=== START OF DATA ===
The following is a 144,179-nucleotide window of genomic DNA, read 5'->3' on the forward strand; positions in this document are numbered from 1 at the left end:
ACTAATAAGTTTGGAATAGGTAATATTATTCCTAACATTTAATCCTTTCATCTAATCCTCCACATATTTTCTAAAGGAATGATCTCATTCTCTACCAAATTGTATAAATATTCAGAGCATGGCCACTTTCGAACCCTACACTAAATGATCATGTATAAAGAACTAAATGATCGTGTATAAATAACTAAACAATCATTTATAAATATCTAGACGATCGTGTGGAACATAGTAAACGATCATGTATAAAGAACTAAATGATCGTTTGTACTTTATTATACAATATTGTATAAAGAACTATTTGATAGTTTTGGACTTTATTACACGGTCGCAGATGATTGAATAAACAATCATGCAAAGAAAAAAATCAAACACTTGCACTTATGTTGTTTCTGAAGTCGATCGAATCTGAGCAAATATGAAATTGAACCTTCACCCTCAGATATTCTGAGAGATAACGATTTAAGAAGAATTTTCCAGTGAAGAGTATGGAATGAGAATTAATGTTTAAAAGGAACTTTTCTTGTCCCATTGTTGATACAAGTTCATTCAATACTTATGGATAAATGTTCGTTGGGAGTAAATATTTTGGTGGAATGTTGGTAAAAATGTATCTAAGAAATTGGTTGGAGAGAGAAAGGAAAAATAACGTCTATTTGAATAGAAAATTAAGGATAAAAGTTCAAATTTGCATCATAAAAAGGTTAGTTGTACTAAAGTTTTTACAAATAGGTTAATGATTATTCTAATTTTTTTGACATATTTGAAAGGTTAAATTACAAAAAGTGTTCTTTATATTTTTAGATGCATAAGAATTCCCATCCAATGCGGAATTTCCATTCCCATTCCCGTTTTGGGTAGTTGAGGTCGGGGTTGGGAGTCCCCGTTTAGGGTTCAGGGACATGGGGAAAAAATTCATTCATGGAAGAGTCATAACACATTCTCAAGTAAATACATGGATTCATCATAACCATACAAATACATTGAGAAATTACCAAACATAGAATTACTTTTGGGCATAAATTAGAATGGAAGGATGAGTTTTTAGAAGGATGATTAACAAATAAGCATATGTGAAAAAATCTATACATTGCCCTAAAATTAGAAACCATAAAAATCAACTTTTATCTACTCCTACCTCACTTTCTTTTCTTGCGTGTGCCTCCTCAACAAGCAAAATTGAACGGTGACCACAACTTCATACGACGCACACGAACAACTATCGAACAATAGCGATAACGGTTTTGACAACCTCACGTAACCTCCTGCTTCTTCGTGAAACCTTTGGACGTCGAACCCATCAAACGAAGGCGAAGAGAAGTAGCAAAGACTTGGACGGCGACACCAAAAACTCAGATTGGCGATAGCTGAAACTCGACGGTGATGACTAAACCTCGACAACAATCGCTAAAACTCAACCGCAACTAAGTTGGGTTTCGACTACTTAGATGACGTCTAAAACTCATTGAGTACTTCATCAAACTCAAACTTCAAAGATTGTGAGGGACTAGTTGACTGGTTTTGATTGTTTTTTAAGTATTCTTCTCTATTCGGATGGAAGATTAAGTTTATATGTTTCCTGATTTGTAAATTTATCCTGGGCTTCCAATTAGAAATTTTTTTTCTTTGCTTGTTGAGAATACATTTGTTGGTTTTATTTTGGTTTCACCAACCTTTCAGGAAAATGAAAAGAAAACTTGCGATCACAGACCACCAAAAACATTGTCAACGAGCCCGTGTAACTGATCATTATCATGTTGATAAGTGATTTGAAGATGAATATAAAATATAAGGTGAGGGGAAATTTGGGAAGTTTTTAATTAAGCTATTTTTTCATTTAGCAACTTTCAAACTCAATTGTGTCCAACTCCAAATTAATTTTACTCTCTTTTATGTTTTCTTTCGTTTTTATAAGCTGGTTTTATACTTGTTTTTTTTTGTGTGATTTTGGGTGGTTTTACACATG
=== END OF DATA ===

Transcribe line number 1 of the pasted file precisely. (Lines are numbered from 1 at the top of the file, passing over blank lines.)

The following is a 144,179-nucleotide window of genomic DNA, read 5'->3' on the forward strand; positions in this document are numbered from 1 at the left end: